I'm just back to Dallas after hours of group roaming in Fort Worth, a city of 580,000 that is sure proud of its downtown - and a little bit like Sacramento in that respect.
Riding a tour bus filled with real estate editors and writers from New York, Chicago, Florida and all points between, I was struck again, like yesterday in Dallas, to see a city where construction is happening in all directions.
Told by the convention industry that their downtown hotels were dowdy they are remodeling them.
We also toured some of the downtown housing they are really talking up there. All these cities now are talking up the young professionals and the empty nesters downtown. And some on this trip have been quick to hint that $5 gasoline is going to put some muscle behind the trend.
We first saw the new Texas and Pacific Lofts in an old train station and corporate offices that had fallen into serious disrepair over the years.
I like lofts, but these did not do it for me, even with price tags of $180,000 to $225,000 for studios and one bedroom units. Especially with $286 a month in homeowners association dues for a view of the freeway and railroad tracks. The concrete ceilings were really industrial rough and the floors from the 1930s were a little too authentically spotted and cracked for my taste.
Never mind my taste, though. They are selling and that's what matters.
Incidentally, where you you sleep in a 745 square-foot loft in the Texas skyline? Here's the answer I saw Thursday:
We then toured some really expensive models for the 87 condo units that are going atop the city's new Omni Hotel downtown. They were beautiful and smooth and a great place to live. Of course, what would not be at $897,000 for 2100 square feet with a view?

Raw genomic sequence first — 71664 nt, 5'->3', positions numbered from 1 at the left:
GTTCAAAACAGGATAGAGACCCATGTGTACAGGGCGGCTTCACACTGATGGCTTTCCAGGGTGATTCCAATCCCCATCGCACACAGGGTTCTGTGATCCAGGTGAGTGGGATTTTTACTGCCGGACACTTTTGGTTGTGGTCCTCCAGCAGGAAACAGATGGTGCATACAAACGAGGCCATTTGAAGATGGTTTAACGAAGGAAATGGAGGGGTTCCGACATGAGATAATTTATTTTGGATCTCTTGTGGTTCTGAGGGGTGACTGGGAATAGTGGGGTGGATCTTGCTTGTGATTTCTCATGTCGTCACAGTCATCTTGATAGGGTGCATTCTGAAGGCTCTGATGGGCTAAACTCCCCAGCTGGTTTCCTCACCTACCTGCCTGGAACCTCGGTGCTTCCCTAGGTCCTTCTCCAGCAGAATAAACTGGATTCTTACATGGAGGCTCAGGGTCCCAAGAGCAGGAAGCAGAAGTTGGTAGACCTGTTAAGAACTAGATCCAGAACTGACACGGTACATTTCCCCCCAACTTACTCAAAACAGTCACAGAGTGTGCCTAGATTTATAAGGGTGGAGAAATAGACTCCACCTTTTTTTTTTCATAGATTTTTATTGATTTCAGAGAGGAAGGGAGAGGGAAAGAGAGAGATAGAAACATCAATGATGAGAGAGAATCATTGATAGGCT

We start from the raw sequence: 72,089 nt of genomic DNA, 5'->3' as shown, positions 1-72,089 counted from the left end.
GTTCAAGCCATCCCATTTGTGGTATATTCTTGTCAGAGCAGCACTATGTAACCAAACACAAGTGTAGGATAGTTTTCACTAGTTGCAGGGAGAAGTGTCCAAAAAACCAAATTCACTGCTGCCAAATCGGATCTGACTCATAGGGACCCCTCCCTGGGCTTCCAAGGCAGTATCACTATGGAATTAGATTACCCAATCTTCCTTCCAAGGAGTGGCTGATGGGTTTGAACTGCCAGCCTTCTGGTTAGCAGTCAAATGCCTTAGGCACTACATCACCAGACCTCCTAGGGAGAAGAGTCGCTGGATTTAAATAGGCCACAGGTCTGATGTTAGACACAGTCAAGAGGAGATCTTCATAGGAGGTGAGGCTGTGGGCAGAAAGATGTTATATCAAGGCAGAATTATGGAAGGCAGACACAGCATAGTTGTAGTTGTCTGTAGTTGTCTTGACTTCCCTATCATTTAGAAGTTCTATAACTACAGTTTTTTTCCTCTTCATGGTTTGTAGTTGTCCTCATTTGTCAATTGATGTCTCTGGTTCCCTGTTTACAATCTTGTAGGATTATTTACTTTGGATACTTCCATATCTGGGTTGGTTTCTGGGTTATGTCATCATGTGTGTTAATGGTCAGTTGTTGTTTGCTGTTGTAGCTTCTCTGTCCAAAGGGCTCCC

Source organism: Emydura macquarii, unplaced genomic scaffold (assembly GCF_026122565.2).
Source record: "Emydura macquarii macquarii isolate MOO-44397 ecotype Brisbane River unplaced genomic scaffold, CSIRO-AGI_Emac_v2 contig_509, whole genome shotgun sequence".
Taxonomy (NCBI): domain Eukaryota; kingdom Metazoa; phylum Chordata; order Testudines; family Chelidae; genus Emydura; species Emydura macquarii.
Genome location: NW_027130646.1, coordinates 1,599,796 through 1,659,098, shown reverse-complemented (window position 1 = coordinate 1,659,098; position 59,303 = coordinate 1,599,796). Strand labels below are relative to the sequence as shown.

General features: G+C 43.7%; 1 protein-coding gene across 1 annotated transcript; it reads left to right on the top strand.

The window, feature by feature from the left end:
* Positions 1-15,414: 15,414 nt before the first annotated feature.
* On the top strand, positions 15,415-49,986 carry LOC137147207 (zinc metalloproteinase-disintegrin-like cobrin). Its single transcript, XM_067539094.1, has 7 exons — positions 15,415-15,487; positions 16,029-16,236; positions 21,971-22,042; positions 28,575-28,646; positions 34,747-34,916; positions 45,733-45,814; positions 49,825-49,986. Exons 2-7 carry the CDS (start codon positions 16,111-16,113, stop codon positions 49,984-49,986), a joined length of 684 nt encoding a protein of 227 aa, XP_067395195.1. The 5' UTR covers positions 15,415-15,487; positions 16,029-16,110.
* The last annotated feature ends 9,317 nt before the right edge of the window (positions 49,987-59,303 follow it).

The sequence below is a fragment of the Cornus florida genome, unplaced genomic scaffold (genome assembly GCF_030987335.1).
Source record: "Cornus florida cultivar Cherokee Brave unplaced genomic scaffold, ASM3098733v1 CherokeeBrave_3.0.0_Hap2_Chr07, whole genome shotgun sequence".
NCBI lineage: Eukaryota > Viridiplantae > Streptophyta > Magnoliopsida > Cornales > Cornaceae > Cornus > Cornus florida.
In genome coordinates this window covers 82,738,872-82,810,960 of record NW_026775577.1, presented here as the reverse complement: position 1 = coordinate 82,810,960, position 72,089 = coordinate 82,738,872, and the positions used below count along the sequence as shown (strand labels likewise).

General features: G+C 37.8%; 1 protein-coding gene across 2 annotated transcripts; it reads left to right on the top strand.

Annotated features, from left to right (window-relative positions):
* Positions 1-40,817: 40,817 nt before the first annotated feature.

My favorite Fort Worth attraction - I really do love nothing better than going out and looking at stuff- was the 10-year-old concert hall called the Bass Performance Center. Talk about a stunning anchor for a downtown. Inside the concert hall was room for 2,000 and it was somewhere beyond magnificent for $72 million – all raised by the private sector. Naturally, this being Texas it had to be bragged about, that it ranks among the top five concert halls in the world for accoustics.
If you care to have a look inside here is a clip:
I think it really helps to have Visionary Rich People in a city's DNA. The Bass Brothers, descended from old Texas oil money, not only moved mountains for the concert hall. They also bought up a ton of downtown real estate back in the 1970s, when downtown property was a wreck like in most cities. Then with money to burn and years of patience, they slowly brought back a huge area now called Sundance Square, filling it with entertainment, restaurants and shopping - all of it jumping Thursday evening. Now they are making money off that, too.
I digress here about money, but these old families kept all their oil money in the towns where they made it. In Sacramento the gold and railroad barons moved to San Francisco - so we don't have Stanfords and Crockers and Huntingtons now to rebuild 30 blocks of downtown or finance a concert hall.
A couple other points about their downtown. The street musicians, I was told, are hired by the Bass Brothers companies. It means you don't have to give the performers money or feel bad if you don't. It really removes somne of that odd annoyance that comes with guys playing badly on guitar and making eye contact with you for spare change.
One more thing: the city offers free weekend and nighttime parking at five downtown parking garages. The idea is to attract people from the suburbs to come party, too, not charge them $1.50 for 30 minutes as in Sacramento. Hint, hint.
I only have three hours experience with downtown Fort Worth. Some of the landscape is raggedy, even more so than some of downtown Sacramento. I really think Sacramento is a nicer place, but Fort Worth has more serious power and money behind their revitalizing and maybe a clearer sense that they are inhabiting a good place to live. That spirit is sure getting things done.